For the next few days I frantically pumped for six hours a day, and for the other ten hours I fed. My homebirth midwife devised an ingenious contraption where I stuck a tiny tube into the corner of my baby’s mouth while we were breastfeeding, and then fed them the pumped milk through the tube. It helped me no end to feel that in some roundabout way I was still managing to nourish my child with my body. During all of this I made the mistake of logging on to facebook, where I was met with a barrage of well-meaning messages congratulating me on the baby. “You must be so happy,” everyone said. The word MUST leapt out at me accusingly. Because I wasn’t.
What was wrong with me? I’d wanted this baby so so badly, but now I had it I was ambivalent. It’s well understood that maternal instinct is a patriarchal construct designed to perpetuate the gender divide in parenting. Being maternal is not attached to your sex or gender. It’s not inate; it’s taught. And maternal love? Well you can’t exactly learn that one, but it can still take time. Even after my milk came in and everything started to calm down, I still didn’t feel as I should. I cared about my baby loads, but I still didn’t love it. I was still waiting for that wave. Life took on a pale, lacklustre monotony. I didn’t look forward to anything. I didn’t want anyone to come and meet the baby, and the few that did asked to hold the baby and then followed me round the house with a running commentary of all the cute things the baby was doing. Couldn’t they tell I was trying to get away from it for a few precious minutes?? I was sleeping great and I didn’t qualify for postnatal depression; it was “just” the baby blues. But it’s hard to look after a helpless little creature 24-7 that you don’t have any strong feelings about, either way. And who can blame me, really. We barely knew each other. Apparently I knew this baby better than anyone else in the world, but I still really had no clue. I felt sorry for the little mite. How lonely it must be to not know yourself, and for no one else to know you either.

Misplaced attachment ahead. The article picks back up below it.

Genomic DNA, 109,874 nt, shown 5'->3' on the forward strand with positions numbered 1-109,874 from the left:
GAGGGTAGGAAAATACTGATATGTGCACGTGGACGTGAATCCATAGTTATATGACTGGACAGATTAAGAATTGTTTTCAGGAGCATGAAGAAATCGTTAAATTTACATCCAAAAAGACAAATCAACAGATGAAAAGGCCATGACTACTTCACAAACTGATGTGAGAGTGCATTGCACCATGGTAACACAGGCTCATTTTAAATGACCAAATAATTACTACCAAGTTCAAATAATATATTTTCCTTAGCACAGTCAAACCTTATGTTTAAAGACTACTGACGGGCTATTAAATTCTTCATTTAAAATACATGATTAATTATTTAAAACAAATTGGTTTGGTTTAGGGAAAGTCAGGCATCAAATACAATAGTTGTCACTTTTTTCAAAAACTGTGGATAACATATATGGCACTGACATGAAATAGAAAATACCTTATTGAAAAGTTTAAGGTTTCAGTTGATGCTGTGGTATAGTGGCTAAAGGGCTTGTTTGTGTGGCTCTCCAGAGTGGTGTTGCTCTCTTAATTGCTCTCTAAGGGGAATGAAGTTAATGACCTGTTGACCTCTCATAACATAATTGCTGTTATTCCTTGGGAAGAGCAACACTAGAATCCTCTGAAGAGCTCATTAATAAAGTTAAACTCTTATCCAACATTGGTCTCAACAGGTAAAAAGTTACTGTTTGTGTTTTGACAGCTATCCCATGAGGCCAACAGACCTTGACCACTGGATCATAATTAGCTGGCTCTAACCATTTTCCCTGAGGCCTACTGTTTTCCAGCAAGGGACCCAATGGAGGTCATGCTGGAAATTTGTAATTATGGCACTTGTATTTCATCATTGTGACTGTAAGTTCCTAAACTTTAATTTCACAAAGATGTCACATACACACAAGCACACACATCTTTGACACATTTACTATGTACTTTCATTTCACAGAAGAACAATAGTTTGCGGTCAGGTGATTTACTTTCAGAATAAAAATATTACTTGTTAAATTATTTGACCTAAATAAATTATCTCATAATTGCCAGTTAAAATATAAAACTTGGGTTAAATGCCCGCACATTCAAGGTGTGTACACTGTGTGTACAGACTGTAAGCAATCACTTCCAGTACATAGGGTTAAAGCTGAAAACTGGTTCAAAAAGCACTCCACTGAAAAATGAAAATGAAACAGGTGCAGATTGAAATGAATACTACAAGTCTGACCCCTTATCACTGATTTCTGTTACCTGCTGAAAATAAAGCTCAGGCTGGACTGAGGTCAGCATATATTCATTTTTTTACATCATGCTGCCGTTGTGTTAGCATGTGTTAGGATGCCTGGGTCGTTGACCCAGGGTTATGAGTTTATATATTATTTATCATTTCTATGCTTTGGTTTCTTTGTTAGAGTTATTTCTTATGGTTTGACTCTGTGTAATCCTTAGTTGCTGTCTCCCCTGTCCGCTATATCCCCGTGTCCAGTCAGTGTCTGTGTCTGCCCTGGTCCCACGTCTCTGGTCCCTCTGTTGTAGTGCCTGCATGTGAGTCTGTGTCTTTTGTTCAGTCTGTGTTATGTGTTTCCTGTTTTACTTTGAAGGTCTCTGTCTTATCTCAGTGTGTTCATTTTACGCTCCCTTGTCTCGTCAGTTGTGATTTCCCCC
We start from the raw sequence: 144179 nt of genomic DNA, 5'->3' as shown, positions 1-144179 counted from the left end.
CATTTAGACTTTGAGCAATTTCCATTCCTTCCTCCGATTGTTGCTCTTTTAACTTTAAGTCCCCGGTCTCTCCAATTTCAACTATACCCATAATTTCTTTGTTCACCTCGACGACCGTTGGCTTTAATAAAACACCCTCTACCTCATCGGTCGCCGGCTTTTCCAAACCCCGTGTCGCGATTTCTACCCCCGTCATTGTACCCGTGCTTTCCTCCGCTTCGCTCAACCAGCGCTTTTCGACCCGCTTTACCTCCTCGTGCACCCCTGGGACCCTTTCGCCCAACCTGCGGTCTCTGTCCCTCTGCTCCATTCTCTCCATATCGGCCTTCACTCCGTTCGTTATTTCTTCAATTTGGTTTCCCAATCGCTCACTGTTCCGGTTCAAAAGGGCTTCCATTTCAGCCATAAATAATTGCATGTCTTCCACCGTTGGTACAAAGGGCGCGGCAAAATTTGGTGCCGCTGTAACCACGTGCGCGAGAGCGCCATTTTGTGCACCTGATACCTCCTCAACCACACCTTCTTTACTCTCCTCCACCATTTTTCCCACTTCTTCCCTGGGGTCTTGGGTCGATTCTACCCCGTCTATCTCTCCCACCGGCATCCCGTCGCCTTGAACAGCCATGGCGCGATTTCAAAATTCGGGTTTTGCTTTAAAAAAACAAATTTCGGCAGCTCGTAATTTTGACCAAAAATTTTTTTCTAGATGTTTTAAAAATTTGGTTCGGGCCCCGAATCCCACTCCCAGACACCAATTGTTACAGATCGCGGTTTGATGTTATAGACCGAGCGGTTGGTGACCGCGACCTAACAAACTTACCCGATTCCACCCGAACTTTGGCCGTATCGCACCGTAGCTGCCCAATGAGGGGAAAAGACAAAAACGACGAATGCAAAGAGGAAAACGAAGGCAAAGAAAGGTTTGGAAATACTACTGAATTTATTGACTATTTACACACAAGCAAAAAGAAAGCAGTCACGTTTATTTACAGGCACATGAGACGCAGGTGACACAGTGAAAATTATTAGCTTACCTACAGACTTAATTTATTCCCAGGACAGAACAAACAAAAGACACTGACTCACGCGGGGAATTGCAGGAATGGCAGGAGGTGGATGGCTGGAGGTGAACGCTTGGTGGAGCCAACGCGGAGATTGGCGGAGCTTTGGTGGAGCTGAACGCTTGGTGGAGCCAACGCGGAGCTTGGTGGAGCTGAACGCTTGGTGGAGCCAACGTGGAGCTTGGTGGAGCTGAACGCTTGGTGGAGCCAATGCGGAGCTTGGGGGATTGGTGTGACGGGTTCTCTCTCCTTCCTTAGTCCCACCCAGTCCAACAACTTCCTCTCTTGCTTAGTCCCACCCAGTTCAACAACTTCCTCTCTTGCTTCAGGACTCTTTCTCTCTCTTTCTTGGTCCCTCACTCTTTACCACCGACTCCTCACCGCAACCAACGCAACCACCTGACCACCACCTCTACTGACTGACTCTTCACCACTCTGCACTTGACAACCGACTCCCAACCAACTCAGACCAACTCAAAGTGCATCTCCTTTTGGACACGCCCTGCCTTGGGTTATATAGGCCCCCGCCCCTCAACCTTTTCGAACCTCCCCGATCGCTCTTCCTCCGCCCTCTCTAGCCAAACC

Through all of this my homebirth midwife was visiting every second day, closely monitoring the baby’s health, my mental health, and coaching us through the breastfeeding. I felt so shit that I found myself following my mum to the supermarket just so that I wouldn’t be home on my own. I dragged myself to the local park and sat in the sun like some convalescing old woman. I ate chocolate by the fistful, and watched endless episodes of highly addictive tv series’. “You MUST be so happy,” they said. And dutifully I tried my best.
And then one day my baby smiled at me. A proper, eyes focused on mine, lopsided little grin. Later that day mum took me yet again to the supermarket, and while we were looking at the pasta I realised that not only did I care which brand we bought, but I was also looking forward to eating it when we got home that night. I did a little skip as we walked past the tinned tomatoes. I was looking forward.
[pic is of a last-minute breastfeed on the way to Pride Fair Day]